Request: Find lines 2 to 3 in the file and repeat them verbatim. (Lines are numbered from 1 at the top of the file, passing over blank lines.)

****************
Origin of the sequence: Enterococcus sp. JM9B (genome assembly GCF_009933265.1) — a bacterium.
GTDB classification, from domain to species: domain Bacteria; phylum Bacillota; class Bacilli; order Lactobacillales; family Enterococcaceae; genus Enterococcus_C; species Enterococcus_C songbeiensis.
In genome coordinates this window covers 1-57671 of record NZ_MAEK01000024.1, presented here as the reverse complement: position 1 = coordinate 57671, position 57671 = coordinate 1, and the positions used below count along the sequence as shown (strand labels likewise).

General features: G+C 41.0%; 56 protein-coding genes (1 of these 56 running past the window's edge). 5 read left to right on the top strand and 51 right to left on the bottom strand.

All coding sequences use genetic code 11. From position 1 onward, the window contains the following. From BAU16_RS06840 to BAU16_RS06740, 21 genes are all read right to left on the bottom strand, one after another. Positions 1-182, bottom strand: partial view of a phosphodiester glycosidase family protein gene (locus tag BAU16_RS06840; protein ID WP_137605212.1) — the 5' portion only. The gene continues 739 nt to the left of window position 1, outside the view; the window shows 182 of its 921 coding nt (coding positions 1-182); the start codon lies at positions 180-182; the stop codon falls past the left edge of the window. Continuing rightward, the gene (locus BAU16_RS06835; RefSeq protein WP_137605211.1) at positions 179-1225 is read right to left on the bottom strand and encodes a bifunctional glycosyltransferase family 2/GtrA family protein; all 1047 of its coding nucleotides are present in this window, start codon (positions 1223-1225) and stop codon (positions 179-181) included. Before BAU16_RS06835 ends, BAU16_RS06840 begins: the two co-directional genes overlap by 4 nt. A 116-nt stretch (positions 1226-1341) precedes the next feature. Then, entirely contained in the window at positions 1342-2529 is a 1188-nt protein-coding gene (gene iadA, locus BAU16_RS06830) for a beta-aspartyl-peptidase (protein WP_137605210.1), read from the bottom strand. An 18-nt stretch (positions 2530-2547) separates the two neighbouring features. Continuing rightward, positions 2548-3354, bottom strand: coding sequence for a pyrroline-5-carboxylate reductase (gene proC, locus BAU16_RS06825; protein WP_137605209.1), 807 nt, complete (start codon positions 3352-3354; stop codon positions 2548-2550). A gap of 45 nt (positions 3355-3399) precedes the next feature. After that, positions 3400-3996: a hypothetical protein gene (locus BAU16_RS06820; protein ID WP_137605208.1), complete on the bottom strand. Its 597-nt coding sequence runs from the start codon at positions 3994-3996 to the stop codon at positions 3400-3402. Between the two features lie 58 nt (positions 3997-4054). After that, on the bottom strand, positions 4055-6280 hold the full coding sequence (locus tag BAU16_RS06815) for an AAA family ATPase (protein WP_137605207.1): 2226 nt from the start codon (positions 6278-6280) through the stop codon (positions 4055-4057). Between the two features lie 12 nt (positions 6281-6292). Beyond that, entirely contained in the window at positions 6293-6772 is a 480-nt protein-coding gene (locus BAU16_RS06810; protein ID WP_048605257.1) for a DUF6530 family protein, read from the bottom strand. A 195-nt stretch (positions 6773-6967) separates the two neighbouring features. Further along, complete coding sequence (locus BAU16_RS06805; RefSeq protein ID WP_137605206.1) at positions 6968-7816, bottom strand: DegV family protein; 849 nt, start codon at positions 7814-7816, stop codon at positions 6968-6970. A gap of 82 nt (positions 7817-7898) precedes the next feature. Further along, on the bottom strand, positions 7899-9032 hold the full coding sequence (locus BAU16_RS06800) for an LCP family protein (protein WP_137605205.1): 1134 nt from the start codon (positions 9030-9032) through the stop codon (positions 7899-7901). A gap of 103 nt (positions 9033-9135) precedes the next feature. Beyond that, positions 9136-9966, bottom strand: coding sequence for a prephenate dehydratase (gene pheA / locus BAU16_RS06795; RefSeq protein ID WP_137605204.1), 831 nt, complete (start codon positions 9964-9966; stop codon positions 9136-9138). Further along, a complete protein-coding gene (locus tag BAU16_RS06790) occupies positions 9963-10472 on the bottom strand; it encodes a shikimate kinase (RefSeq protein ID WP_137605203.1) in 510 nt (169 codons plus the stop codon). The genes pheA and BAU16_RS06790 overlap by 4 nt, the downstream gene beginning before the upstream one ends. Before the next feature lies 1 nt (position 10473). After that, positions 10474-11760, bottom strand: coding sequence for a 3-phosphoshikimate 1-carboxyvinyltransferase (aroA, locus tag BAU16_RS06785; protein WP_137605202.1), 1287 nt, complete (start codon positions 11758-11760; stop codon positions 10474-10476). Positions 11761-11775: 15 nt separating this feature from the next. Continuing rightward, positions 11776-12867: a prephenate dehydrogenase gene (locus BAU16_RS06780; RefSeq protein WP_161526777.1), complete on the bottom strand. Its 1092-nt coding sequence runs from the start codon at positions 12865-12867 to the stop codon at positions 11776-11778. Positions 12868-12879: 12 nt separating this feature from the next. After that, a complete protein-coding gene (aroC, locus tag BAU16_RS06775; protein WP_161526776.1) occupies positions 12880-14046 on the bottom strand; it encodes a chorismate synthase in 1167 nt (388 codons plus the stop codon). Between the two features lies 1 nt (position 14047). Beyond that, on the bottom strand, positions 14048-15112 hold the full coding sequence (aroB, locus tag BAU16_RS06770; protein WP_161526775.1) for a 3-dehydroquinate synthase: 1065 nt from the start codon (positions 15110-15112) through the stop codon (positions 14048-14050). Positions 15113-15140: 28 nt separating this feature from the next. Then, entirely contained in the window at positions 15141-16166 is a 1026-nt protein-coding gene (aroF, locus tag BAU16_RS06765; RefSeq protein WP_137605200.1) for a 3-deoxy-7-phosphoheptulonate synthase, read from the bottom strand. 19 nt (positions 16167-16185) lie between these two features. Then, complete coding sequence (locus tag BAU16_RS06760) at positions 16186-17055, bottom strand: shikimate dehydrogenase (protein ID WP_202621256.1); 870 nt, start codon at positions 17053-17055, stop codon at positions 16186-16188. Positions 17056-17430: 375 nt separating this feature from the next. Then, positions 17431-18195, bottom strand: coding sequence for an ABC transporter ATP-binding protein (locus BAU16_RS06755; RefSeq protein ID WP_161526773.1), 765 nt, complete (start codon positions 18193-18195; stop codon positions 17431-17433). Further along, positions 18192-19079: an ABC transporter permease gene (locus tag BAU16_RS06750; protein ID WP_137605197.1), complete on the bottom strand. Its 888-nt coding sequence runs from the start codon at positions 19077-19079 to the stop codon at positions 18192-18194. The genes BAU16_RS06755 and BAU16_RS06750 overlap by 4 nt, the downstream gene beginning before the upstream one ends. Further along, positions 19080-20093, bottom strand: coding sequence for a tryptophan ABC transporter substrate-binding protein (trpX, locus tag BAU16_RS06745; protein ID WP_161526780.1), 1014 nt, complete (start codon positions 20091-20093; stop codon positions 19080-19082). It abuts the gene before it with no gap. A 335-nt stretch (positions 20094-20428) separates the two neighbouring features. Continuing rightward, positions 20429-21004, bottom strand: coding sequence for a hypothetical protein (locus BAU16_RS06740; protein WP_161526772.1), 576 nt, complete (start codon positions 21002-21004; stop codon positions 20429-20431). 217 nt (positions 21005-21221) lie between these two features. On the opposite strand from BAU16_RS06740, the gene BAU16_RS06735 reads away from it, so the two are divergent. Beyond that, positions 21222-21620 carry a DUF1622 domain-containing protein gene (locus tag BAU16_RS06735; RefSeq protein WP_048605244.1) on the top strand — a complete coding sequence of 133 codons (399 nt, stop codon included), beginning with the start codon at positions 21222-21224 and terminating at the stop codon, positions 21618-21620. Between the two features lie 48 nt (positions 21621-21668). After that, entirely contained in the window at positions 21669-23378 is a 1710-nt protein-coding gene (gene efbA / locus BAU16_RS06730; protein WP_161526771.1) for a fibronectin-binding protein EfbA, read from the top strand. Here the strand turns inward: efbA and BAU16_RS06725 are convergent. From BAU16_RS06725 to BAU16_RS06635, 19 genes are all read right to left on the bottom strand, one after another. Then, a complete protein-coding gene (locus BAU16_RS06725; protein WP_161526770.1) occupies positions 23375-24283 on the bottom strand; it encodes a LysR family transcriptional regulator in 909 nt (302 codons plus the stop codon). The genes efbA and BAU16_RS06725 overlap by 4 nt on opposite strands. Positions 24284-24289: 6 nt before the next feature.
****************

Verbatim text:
GTDB classification, from domain to species: domain Bacteria; phylum Bacillota; class Bacilli; order Lactobacillales; family Enterococcaceae; genus Enterococcus_C; species Enterococcus_C songbeiensis.
In genome coordinates this window covers 1-57671 of record NZ_MAEK01000024.1, presented here as the reverse complement: position 1 = coordinate 57671, position 57671 = coordinate 1, and the positions used below count along the sequence as shown (strand labels likewise).